Holy See: Training women leaders
Our Ambassador Sally Axworthy reflects on the work of Sister Christine Anderson in celebration of International Women's Day.
Sister Christine Anderson is a counsellor and organisational analyst, and the Director of Faith and Praxis for Global Leadership, an organisation that develops the leadership skills of religious women, men and lay people. A Scot, Sister Christine is a member of the Congregation of the Faithful Companions of Jesus, which follows the spirituality of St Ignatius Loyola.
Sister Christine joined the order after leaving school, studied mainly in Friburg, and then taught modern languages in a big London comprehensive and worked as national training officer of a Christian worker movement. As a teacher she became interested in working with parents to support their children, which led her to study Ignatian spirituality in Rome and work as pastoral assistant in the Westminster diocese. After a stint studying theology, she set up the Craighead Institute in Glasgow to train lay people for service to the poor. The Institute had a strong international dimension, working with the Jesuit Refugee Service in Croatia Bosnia, Africa and Asia.
When the government of Lithuania handed back to the Jesuits in the 1990s a school that they had once run, Christine was part of a team sent out to repair the damage to staff cohesion as communism fell apart. She and her colleagues founded another Institute and visited often to train the staff. She was inspired by the commitment to Christianity she found there demonstrated for example in the Bible translated into Lithuanian and written out by hand.
In 2003 Christine moved to Rome to work as human resources officer in the Curia for two years, then founded Faith and Praxis to train leadership teams for organisations resident in Rome and serving throughout the world. The training is based on discernment (analysis, advice-taking, prayer and reflection as the grounds for decision-making), the social teaching of the church and systemic and organizational analysis.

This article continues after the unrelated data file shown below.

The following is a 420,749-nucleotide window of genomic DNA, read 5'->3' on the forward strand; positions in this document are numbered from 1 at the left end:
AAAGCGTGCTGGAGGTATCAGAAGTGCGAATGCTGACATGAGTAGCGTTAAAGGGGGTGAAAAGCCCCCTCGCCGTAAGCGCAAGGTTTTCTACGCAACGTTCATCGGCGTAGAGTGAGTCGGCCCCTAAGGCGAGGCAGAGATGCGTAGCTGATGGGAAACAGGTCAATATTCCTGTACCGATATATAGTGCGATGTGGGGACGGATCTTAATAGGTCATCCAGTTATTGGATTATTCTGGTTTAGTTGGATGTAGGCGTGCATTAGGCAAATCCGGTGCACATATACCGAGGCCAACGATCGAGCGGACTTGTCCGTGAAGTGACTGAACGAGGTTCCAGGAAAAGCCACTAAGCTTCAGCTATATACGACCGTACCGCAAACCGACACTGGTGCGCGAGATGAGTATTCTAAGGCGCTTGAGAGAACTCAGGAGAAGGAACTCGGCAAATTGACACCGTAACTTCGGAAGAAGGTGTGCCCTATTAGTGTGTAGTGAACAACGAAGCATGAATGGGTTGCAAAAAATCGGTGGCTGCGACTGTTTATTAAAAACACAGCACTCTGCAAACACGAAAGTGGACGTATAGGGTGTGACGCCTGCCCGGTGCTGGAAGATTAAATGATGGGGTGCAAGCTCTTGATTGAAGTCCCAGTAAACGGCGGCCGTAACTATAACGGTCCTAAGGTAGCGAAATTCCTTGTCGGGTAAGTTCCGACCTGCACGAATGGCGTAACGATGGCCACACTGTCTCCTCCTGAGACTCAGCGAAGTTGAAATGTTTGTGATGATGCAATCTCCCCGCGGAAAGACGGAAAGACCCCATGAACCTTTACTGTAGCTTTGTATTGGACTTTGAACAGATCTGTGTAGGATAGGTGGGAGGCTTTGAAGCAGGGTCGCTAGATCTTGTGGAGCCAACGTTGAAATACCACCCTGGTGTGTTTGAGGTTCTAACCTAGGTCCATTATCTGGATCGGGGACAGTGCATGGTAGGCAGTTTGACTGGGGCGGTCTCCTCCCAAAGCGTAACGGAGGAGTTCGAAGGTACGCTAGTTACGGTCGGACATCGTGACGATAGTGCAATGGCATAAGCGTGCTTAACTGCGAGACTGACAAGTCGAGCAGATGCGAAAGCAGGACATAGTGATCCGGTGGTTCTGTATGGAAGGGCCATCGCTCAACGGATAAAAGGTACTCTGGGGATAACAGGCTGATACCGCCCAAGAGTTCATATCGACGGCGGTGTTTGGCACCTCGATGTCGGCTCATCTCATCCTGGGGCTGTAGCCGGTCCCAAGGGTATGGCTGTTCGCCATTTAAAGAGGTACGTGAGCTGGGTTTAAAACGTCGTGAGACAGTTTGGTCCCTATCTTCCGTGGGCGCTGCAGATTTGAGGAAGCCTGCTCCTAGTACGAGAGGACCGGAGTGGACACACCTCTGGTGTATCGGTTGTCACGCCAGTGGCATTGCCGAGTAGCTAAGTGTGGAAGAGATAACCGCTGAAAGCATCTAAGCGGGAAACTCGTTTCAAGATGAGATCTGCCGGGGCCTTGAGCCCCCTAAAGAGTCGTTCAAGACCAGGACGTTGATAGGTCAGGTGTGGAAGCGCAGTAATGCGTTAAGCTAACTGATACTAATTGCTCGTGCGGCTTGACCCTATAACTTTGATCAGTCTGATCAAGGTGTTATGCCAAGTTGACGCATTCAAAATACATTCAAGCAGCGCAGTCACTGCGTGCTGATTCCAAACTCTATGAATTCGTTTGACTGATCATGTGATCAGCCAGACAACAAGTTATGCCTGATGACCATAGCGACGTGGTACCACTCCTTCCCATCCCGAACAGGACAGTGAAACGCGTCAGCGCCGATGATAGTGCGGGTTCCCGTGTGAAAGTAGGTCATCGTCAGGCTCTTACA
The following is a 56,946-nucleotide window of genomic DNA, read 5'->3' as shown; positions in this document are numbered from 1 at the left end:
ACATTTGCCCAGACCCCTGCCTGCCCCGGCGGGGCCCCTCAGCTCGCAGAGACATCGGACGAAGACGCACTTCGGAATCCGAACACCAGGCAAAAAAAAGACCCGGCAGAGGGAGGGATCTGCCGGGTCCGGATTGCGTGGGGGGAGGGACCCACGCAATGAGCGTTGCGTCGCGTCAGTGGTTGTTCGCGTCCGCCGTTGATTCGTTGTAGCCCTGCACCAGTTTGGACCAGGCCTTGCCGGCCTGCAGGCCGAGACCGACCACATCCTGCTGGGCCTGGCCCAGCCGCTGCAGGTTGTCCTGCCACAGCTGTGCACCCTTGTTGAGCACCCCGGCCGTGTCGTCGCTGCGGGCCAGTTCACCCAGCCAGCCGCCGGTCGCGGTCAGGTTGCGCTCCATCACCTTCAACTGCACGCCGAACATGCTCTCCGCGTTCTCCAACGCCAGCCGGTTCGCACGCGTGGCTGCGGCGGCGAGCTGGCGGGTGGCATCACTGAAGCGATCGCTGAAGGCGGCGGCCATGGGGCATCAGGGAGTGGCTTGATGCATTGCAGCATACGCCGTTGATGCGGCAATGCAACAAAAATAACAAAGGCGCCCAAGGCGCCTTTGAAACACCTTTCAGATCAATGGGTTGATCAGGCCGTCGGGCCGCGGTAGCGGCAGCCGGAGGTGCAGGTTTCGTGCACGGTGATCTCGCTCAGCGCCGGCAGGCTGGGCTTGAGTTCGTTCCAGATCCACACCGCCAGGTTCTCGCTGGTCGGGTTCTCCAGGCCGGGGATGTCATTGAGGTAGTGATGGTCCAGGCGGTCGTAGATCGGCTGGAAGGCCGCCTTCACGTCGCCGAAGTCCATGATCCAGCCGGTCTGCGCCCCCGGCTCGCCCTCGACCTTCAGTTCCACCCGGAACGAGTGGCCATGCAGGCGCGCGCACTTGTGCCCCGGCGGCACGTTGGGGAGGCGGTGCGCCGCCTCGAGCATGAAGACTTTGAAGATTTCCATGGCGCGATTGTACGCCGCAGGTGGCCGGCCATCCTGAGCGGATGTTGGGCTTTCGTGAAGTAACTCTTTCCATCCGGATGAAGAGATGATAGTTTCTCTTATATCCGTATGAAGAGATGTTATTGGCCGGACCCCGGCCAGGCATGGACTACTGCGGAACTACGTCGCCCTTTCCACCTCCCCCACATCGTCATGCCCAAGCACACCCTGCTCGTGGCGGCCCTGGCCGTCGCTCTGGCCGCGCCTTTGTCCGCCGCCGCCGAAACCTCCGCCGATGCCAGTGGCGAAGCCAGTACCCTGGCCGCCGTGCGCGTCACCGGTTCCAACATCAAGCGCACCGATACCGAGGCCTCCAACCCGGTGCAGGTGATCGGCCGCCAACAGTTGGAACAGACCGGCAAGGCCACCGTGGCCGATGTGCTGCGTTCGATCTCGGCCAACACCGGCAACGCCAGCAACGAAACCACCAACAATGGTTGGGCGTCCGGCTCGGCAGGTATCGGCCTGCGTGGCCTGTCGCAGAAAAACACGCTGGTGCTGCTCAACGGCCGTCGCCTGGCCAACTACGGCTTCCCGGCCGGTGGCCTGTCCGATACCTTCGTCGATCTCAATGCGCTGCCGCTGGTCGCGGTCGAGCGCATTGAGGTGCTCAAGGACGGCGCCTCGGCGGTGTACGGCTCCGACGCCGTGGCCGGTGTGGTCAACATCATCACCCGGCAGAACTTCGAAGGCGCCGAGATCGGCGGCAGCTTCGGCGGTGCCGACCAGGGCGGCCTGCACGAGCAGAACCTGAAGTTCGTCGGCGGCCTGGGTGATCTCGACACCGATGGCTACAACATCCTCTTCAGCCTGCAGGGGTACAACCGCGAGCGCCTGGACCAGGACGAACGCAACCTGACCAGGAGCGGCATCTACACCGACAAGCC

Christine tells me that the Faithful Companions of Jesus focus their work on the poor, those who have fallen into the crevices of society. They fight trafficking and poverty, providing counselling and doing pastoral work. She says that by their nature religious congregations are on the periphery of society, commited to the Church but outside of the hierarchical structures.
Christine’s story seems to illustrate the freedom that the religious orders were able to give to women to use their initiative, particularly before the changes in the role of women of recent decades. In the Christian worker movement Christine saw needs for working with the laity in their role as Christian citizens in society, and for the training of leadership teams. With the support of her order, was able to set up Institutes to meet those needs.
Discerning needs and doing something about them: the religious orders’ strength!
Sally Axworthy, British Ambassador to the Holy See
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